Windows Mobile raises the question – can Redmond afford to run from behind anymore. Three factors says no.
First, the rate of change in many electronics/computing markets is so fast that both the first mover advantage on breakthrough features is large and the catch up time is much shorter. This can be seen in the Mobile Phone market where Apple’s first mover advantage of 100,000 plugins act as a barrier to entry for all other players – much like Microsoft’s millions of apps for Windows has helped preserve its monopoly through virus and Vista shortfalls.
But also consider that catchup time has fallen. The CES 2010 show is a good example. Google, Palm and RIM all announced new features in their Mobiles that are available now and further raise the bar versus Windows Mobile 7 which won’t be available til the end of the year at the earliest. Catchup time is reduced and any faltering in these hyper active markets puts also rans like Windows Mobile further behind.
Third, and perhaps most important, more than ever before systems need to be integrated. This means a lot of devices like mobile phones, eReaders, cameras, netbooks and game systems need to be integrated both internally and externally with each other. In the latter case, this tends to de-leverage Microsoft’s monopoly hoistings because Microsoft has to offer connections to Android, Kindle, iPone, Facebook, Twitter, Myspace and other direct competitors to MSN or other Redmond offerings [see integration topic below]. Also Microsoft has to deliver on Web and other standards and can no longer afford to delay or sabotage W3C, Web, device and other IT standards in order to insure that “things run best on Windows”.
The rise of smartphones and Kindle-like eReaders has shown that Redmond no longer controls the user interface to computing power with Windows. Consumers voted with their dollars to go for alternative UI innovations first with PDAs, then iPods, iPhones, smartphones, Garmins, Kindle eReaders and the scores of new UI devices shown at CES 2008 thru 2010. Microsoft got a reprieve on Netbooks by backfilling with a resurrected Windows XP [the Vista and Windows 7 bloaters would not fit – see here]. With the upcoming merger of iSlates, eReaders and Netbooks, integration with competitors plus open standards in both hardware and software becomes the rule of the road. In short, this means that Microsoft can no longer preferentially pick what Windows supports and interfaces with. The problem is that Micrsofties still think they can.
Integration internally means how well a provider integrates with all its own offerings – backend plus consumer development side. With Windows this has been a mixed bag as both Windows Vista/7 and Windows Mobile have lacked the software oomph to do things Android and iPhone can do. But internal integration also means offerings a uniform development and delivery environment which Microsoft is hard pressed to do with so many different OS platforms to target to: Windows 2010 Server 64bit, Windows 7 32 + 64 bit; Windows XP for Netbooks, XBox 360, Windows Azure for the Cloud, Windows Mobile 6x– and Windows Mobile 7. Can you imagine the headaches in supporting let alone having to develop for even a group of these platforms?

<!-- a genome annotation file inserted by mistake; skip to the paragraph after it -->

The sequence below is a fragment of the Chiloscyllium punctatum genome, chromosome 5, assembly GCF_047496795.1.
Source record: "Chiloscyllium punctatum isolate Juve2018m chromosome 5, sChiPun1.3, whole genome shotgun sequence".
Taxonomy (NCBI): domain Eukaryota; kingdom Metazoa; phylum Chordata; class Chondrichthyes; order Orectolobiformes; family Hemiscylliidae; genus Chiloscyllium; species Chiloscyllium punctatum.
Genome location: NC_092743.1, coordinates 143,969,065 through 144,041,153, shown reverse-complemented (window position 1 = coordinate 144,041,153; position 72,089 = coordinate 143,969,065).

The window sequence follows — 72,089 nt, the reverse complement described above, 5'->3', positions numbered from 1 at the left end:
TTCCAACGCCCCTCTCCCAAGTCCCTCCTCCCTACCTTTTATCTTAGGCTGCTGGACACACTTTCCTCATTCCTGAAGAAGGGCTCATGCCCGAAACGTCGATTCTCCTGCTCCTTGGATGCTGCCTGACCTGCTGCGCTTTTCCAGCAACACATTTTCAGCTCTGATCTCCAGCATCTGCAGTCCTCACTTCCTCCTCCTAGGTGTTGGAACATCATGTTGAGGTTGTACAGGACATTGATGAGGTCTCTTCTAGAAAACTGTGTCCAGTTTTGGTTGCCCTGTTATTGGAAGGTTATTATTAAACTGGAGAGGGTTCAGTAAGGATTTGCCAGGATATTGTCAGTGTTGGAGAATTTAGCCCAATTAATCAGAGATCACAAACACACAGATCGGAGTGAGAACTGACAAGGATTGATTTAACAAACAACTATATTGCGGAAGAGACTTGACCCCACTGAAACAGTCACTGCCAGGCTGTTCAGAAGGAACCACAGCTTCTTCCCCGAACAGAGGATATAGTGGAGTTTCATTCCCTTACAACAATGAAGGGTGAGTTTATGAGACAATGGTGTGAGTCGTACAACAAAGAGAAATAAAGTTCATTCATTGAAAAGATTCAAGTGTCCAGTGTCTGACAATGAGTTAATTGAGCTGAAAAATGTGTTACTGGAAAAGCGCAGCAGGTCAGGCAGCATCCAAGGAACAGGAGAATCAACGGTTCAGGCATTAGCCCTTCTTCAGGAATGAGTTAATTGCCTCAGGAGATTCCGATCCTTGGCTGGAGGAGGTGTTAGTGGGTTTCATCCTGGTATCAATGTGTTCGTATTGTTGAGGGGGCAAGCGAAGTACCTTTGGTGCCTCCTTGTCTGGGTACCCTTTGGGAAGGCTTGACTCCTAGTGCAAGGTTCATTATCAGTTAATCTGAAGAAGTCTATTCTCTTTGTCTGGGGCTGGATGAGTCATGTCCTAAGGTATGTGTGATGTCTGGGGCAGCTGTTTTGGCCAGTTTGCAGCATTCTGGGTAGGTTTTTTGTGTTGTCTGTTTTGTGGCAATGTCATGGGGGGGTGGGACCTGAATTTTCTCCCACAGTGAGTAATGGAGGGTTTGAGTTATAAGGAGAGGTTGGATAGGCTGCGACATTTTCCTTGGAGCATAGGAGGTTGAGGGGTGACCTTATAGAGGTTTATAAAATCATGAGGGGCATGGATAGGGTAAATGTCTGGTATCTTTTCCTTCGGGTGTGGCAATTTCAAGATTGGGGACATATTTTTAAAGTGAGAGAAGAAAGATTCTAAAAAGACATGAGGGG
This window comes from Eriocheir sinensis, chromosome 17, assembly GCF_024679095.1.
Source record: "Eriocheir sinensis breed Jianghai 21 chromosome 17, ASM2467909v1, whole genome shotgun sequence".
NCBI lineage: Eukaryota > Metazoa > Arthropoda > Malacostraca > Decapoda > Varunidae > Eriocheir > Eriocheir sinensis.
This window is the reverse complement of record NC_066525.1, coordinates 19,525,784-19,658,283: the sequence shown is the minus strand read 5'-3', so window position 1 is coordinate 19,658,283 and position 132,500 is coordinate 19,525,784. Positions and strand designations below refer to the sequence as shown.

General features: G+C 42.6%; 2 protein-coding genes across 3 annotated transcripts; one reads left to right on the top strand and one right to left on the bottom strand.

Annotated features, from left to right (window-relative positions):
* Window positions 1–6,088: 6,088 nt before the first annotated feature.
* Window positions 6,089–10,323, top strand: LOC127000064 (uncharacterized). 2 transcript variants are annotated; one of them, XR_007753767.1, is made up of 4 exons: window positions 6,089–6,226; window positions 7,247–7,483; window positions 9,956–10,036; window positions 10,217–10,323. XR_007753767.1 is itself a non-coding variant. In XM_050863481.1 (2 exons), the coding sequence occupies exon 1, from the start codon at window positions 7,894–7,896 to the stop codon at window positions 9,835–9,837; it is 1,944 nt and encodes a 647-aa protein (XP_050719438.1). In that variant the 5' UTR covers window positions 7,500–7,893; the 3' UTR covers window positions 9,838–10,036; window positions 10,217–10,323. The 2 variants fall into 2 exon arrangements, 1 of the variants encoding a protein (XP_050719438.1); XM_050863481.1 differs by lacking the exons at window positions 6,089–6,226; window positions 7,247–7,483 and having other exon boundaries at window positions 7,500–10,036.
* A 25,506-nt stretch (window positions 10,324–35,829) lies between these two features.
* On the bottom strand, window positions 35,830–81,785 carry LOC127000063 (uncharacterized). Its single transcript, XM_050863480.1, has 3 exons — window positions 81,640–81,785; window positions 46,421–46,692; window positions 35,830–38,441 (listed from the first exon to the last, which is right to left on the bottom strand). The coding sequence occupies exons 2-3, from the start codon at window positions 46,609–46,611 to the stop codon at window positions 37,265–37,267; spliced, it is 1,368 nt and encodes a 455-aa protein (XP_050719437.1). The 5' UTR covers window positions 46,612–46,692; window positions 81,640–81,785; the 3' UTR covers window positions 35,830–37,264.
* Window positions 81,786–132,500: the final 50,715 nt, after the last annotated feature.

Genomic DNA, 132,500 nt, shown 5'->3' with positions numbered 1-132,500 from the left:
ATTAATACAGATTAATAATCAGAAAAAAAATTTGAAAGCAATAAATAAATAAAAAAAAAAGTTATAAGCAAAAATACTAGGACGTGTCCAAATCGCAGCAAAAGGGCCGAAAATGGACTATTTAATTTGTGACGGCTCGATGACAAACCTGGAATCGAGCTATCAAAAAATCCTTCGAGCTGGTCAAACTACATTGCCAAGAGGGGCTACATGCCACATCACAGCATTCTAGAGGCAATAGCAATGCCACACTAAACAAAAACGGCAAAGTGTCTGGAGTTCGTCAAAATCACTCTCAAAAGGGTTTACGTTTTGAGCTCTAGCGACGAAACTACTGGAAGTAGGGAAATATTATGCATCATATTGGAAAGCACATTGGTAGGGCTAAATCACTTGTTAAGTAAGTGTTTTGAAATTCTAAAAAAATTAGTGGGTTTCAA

The Phone vs. the PC: A Split Along Two Paths (enterprise vs. consumer).Note: The phone is now the most interesting computer platform, and it is driving innovation: software, business models, distribution. Netbooks are next up as drivers….Microsoft loses in its Consumer play: except for gaming, it is Game Over for MS in Consumer. This will make Consumer the place to be, where the most robust and exciting change artists will work….2010 will be The year of Operating System Wars: Windows 7 flavors, Mac OS, Linux flavors, Symbian, Android, Chrome OS, Nokia Maemo 5. The winners, in order of unit sales: W7, Mac OS, Android. W7, ironically, by failure of imagination and by its PC-centric platform, actively clears space for others to take over the OS via mobile platforms.
Finally, there is another factor at play here about Redmond and Steve rough reviews.
Failure to Apologize
The Antitrust case of 1998-2000 marked a transition of the Microsoft from this awshucks, boy entrepreneur and PC hero in Bill Gates to the “doing evil” monopolistic company. It was as if Microsoft had become the monopoly-protecting company that it had mocked in IBM 20 years earlier. There has been many opportunities since Steve Ballmer took over 10 years ago from Bill Gates as CEO to re-orient the company towards its customers and suppliers. Even Goldman Sachs Lloyd Blankfein had the sense to make at least a sorry apology for Goldmans malfeasance in the Financial Crisis. But Steve has offered neither an apology nor a change in the hardline style of the company; hence there is very little sympathy among the IT pundits now that Microsoft has to play serious catch up in just about every one of its key markets.